Phone types currently supported:
iPhone 4S or later (BLE 4.0 Required)
Android phones running 4.3 or later with BLE support.
1 ICEdot Crash Sensor
1 helmet mounting clip (adheres or zip ties to helmet)
1 USB to Micro USB charging cable
1 Year Premium ICEdot Membership
Color: One Color | Size: One Size
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Top customer reviews
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Yes, the instructions that come with the ICEdot are pretty poor, but there's enough there to get started, and maybe that's enough for most people. I bought this device to give my wife peace of mind when I'm out on the road, and like insurance it's the sort of thing you never want to actually use as it was intended.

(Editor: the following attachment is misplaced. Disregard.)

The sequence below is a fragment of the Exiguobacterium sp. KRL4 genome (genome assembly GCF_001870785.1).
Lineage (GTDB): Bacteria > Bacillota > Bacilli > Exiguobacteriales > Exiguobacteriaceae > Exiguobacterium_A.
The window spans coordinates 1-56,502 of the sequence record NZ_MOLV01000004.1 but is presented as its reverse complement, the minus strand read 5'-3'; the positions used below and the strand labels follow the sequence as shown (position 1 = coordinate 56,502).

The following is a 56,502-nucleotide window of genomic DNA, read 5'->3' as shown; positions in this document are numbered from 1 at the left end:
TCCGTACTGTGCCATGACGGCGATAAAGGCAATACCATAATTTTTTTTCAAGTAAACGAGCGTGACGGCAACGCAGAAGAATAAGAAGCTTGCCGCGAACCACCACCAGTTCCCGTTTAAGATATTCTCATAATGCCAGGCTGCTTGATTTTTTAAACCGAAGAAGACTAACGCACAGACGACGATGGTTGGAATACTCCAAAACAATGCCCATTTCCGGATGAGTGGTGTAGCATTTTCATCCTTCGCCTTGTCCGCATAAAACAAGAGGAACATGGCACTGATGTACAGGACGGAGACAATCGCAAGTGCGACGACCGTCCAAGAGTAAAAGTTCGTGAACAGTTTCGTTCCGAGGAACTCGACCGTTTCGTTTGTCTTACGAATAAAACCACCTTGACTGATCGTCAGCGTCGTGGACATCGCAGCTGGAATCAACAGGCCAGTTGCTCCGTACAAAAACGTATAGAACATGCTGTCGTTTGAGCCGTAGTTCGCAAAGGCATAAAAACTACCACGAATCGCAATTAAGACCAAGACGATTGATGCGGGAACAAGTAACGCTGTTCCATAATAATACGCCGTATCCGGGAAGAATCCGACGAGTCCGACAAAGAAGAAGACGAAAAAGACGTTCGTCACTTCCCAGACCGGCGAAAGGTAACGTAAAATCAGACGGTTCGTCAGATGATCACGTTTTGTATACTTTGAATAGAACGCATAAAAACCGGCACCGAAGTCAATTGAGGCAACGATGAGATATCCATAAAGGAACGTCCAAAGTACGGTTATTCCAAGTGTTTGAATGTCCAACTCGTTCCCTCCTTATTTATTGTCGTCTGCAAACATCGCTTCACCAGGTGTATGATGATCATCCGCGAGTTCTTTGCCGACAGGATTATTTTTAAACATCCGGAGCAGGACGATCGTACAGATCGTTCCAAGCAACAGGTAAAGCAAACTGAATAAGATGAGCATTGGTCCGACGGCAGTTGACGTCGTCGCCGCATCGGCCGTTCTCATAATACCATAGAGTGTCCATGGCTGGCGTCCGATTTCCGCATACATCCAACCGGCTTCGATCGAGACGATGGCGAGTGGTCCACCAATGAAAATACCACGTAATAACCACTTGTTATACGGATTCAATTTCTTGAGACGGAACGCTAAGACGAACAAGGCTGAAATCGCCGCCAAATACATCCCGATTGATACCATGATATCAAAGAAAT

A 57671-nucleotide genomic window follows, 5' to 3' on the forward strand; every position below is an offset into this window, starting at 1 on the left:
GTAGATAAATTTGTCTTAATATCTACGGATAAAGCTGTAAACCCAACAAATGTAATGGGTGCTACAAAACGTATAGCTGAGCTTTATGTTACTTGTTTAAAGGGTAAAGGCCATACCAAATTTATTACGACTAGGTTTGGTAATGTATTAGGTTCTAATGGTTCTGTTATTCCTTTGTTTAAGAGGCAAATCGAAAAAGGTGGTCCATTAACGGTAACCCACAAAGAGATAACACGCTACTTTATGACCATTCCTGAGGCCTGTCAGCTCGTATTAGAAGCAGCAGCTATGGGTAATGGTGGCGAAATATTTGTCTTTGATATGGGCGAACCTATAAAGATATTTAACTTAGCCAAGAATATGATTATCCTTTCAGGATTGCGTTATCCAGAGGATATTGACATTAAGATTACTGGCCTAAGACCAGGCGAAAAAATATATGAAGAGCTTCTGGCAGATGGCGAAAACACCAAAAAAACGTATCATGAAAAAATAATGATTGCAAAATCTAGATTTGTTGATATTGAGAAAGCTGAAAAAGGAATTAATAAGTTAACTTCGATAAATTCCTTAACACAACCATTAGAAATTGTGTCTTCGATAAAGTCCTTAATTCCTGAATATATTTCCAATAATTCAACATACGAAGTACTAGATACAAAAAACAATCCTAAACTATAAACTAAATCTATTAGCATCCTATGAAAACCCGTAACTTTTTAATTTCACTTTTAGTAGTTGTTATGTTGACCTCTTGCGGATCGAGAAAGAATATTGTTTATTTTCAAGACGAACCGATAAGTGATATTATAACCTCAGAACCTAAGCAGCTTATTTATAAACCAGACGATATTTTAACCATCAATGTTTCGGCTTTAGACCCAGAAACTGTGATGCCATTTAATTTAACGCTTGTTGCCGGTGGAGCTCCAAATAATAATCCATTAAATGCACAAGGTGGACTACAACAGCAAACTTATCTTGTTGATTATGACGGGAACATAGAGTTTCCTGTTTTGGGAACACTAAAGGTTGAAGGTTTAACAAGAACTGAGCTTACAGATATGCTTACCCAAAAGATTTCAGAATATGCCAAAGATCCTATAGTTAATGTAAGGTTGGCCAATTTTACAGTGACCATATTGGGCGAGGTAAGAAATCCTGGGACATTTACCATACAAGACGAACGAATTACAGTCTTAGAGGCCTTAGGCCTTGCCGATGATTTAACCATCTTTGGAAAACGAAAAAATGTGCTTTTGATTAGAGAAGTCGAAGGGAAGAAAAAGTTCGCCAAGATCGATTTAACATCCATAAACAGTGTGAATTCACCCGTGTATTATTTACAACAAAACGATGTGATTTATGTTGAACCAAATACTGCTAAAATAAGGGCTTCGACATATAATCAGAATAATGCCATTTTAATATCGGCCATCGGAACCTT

Next step is to do a trial run to make sure it contacts the phone number I've selected for notification. Sort of like a fire drill of sorts to make sure it will work if needed. Like one of the other reviewers, I hope this company succeeds because this is a very clever idea. I don't really care if it's called a crash sensor or whatever, as long as it works if I need it.
Besides the crash sensing capability, I really like the other parts of the system too.
* the PIN stickers so first responders can retrieve critical contact and medical info
* the notifications and tracking so my wife knows where I am and when I might be home.
Knocking off 1 star because:
* The degree of acceptable wiggle isn't clear from the instructions. The frame flexes a bit (necessarily) so it's hard to tell. I've got it cranked down tight with the sticky tape and 2 zip ties - no false alarms yet so I think I have it right.